It was always an awkward marriage, and never a permanent solution, but Zimbabwe’s government of national unity has just about managed to keep the peace and revive the country’s moribund economy. But with its mandate set to expire in just two months, the unity government is looking as divided as ever, and no one can agree on what comes next. By SIMON ALLISON.
So Zambian Vice-President Guy Scott doesn’t like South Africa, or South Africans. In an otherwise hilarious interview with the Guardian, Scott flouted the rules of diplomacy to launch a full-fronted assault on our foreign policy, our president and our general disposition (arrogant and overbearing, apparently). Should we be insulted? Absolutely – but only because, like all the best insults, Scott’s are very close to the bone. By SIMON ALLISON
Rebels in Sudan are getting stronger and bolder, last week extending their fight against Khartoum to a whole new province. They’re now in striking range of El Obaid, a small, otherwise forgettable Sudanese town that just happens to be the centre of the world’s gum arabic industry. And gum arabic just happens to be in nearly every fizzy drink you’ve ever had. By SIMON ALLISON.
Ethiopia doesn’t really want to keep its troops in Somalia much longer. It’s an expensive business, and they’ve got other engagements to deal with. But who will replace them, and make sure that those hard-won conquests don’t fall back into Al-Shabaab hands? No one’s particularly keen, which is why Ethiopia has had to resort to an empty threat. By SIMON ALLISON.
This is Bayelsa State, heart of the Niger Delta, and “glory of all lands”, according to the official state tagline. Under the care of His Excellency the Honourable Seriake Dickson, what was once a restive kidnapping zone has mellowed considerably. But Nigeria’s oil-rich region still has some way to go before it reaches the New African Ideal: a knowledge economy overrun by tourists from the East carrying Louis Vuitton luggage sets and golfing under an equatorial sun. By RICHARD POPLAK.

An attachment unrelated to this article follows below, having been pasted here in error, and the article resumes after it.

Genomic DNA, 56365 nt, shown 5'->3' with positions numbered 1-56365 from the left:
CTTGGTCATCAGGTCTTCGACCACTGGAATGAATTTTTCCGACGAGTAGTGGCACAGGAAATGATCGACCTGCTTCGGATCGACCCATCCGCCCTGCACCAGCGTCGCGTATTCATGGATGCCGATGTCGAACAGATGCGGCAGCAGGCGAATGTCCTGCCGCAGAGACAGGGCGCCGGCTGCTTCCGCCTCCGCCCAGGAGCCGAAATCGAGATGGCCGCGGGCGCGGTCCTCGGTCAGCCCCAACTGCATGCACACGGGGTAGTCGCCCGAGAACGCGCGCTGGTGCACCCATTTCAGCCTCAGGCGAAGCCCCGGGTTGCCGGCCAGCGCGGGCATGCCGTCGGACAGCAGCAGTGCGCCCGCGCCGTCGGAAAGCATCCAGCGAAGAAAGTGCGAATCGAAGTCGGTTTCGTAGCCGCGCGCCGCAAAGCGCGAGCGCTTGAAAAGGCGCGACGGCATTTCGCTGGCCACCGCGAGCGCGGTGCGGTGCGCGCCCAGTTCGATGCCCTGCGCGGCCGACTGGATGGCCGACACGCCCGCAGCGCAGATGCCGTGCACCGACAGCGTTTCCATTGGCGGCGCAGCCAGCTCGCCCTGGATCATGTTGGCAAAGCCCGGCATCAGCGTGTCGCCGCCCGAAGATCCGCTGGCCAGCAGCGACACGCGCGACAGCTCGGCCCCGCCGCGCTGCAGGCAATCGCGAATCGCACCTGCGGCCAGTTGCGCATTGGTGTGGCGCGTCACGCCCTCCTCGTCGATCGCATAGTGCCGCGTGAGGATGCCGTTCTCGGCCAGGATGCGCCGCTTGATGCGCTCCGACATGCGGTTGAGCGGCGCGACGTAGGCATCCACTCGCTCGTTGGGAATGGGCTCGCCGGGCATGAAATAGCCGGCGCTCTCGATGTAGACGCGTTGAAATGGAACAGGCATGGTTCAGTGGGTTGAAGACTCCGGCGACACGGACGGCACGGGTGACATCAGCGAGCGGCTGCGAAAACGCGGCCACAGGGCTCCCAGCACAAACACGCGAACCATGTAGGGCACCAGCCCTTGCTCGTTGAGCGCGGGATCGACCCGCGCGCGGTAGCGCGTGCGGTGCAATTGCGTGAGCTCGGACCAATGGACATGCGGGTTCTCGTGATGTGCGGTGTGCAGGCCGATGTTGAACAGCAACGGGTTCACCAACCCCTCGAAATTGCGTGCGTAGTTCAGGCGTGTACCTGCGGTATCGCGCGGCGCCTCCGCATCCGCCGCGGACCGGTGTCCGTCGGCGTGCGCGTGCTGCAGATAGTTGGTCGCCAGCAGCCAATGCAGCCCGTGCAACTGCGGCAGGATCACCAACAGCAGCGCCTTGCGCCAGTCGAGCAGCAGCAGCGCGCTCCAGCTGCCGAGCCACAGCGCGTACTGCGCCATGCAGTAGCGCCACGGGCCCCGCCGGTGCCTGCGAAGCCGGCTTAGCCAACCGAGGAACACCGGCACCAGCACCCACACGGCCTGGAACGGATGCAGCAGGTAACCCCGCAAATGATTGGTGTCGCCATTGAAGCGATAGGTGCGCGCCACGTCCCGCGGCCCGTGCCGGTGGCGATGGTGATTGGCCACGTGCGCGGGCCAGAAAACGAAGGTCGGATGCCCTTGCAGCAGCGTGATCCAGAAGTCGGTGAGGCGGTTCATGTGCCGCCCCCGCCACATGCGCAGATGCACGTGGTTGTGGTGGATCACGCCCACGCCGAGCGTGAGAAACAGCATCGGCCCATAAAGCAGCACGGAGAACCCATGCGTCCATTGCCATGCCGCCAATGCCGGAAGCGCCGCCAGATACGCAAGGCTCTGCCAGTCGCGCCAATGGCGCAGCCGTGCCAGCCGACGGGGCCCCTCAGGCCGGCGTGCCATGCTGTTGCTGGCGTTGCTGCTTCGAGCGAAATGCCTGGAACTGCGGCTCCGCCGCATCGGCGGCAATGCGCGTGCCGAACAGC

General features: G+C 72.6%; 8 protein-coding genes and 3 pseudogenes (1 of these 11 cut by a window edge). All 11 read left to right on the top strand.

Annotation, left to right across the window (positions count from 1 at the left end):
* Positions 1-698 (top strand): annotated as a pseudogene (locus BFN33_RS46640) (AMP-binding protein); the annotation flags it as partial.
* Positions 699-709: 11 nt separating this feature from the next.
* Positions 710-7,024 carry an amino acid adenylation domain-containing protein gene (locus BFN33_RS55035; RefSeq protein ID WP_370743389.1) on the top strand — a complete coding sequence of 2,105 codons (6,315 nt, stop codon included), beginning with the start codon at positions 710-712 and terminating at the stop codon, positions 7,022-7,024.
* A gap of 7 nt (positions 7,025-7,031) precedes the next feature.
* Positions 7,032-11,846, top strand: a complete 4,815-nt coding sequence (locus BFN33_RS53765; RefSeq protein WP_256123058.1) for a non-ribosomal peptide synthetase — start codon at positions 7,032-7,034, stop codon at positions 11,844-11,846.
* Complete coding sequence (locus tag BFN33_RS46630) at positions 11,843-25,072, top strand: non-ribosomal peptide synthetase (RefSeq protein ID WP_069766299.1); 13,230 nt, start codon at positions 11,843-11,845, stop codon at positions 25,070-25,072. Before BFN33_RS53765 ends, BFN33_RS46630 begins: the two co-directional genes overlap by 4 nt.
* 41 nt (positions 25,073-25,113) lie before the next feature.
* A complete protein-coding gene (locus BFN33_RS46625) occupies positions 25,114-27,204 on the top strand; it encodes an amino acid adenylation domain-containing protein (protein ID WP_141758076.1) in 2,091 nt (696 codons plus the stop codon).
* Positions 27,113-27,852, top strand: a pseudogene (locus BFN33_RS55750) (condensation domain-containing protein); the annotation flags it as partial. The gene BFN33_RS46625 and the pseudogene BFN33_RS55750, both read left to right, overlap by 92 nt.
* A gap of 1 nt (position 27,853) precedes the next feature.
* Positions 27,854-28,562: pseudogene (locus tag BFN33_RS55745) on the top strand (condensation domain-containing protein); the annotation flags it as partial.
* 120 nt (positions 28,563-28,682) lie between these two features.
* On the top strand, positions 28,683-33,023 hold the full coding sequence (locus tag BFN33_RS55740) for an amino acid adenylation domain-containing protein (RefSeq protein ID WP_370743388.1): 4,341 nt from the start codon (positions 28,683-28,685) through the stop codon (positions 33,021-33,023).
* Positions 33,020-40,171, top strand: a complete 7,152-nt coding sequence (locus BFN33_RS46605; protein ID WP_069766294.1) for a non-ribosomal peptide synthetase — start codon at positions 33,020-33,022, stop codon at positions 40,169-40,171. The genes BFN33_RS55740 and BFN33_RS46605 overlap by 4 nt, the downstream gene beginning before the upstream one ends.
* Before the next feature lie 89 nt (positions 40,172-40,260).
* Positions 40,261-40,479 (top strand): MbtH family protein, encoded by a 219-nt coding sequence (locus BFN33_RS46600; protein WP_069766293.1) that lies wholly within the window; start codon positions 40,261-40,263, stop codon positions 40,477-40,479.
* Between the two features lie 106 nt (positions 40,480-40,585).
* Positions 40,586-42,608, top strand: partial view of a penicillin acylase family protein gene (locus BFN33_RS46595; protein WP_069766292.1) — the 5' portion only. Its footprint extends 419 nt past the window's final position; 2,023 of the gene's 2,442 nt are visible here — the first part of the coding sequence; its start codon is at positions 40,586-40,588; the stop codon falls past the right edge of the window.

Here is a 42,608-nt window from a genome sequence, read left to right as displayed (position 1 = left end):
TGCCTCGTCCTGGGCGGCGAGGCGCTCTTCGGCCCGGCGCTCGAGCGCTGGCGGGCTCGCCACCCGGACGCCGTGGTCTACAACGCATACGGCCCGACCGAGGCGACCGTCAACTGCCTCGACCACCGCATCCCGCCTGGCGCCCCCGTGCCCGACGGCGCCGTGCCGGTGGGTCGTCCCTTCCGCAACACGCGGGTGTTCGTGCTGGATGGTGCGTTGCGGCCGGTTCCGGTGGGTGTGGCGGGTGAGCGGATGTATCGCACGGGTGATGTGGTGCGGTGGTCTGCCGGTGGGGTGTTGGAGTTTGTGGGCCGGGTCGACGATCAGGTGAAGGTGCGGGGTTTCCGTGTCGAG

Just days after Nigeria seriously proposed extending a general amnesty to Boko Haram militants, the conflict exploded. At least 185 people, many of them civilians, were killed as a gun battle raged through a suburban area, proving once again that neither the militants nor the Nigerian authorities really care about anyone else. By SIMON ALLISON.
A year after its formation, the March 23 Movement, M23, is bristling against international intervention in the DRC. Daily Maverick spoke to M23 leader Bertrand Bisimwa about his view of M23’s conflict with the Congolese state, the possibility of further conflict with the newly formed UN brigade and South Africa’s approach to securing peace in the DRC. By KHADIJA PATEL.
Chad was supposed to be the backbone of the African-led force in Mali. And, until now, that’s exactly what it has been, providing the only African soldiers trained and trusted for combat operations in the tricky desert war against experienced Islamist militants. Chad’s shock decision to withdraw its troops is therefore a serious setback. By SIMON ALLISON.
It’s all gone wrong for Madonna in Malawi again. An ignorance of diplomatic protocol and a little over-selling of her charitable efforts got her into a nasty war of words with the country’s President Joyce Banda, who went as far as to equate Madonna’s star power with Gary Neville’s. Ouch. On the plus side, it looks like no orphans (parented or otherwise) were harmed in the fracas. By SIMON ALLISON.
South Africans have understandably reacted with consternation to the news that the country’s armed forces will soon be at war against the M23 militia in the eastern region of the Democratic Republic of Congo. After the loss of 13 South Africans in combat in the Central African Republic, you’d forgive South Africans for expressing their anxiety at the latest military adventure across our borders. The reservations of South Africans about the involvement of the country’s troops, however, belie the greater problems attached to the formation of the United Nations brigade to fight the M23. By KHADIJA PATEL.
The earth had not yet settled on the graves of the soldiers killed in the Central African Republic when our government committed another 1,000 men to another central African war, this time in the Democratic Republic of Congo. It’s a dangerous deployment, but this time we’re going about things the right way. By SIMON ALLISON.